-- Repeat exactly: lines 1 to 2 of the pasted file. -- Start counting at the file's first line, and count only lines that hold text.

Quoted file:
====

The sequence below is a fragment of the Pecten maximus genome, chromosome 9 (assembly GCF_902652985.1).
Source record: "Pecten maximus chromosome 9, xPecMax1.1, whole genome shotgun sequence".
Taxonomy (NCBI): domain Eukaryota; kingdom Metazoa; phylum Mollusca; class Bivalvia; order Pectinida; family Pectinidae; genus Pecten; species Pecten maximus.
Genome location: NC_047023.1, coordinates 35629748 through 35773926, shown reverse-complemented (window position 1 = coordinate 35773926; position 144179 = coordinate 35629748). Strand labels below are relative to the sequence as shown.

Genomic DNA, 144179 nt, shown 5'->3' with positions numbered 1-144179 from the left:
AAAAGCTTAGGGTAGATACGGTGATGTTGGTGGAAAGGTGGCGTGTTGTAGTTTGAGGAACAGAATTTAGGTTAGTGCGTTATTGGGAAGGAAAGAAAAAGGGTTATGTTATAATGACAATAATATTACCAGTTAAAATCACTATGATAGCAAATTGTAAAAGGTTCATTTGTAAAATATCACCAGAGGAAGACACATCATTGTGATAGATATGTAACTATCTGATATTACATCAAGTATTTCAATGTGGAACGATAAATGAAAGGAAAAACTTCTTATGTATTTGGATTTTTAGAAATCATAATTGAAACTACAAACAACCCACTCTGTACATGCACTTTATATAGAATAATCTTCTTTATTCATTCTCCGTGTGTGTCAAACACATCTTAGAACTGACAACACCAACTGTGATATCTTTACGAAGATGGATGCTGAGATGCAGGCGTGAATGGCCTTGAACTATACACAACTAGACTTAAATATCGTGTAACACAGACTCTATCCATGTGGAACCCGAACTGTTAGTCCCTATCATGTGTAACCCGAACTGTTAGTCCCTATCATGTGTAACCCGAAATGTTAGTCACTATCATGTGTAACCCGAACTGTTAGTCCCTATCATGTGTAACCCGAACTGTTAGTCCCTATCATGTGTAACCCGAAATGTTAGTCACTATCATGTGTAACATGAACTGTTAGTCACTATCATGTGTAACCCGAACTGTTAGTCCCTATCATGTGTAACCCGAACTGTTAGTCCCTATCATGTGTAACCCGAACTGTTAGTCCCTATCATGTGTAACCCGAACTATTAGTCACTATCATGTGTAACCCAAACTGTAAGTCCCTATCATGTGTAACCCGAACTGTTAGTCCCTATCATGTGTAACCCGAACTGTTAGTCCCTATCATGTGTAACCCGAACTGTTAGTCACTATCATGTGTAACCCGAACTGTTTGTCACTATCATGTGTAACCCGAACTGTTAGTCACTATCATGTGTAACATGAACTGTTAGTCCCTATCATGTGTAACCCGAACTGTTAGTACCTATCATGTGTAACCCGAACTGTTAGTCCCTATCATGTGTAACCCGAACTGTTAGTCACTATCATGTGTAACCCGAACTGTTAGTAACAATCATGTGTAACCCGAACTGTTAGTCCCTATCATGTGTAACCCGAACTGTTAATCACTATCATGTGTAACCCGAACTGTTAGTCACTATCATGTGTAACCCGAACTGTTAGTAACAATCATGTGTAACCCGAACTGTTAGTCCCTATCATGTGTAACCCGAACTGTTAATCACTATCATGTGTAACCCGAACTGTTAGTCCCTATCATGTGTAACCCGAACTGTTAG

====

The sequence below is a fragment of the Pecten maximus genome, chromosome 9 (assembly GCF_902652985.1).
Source record: "Pecten maximus chromosome 9, xPecMax1.1, whole genome shotgun sequence".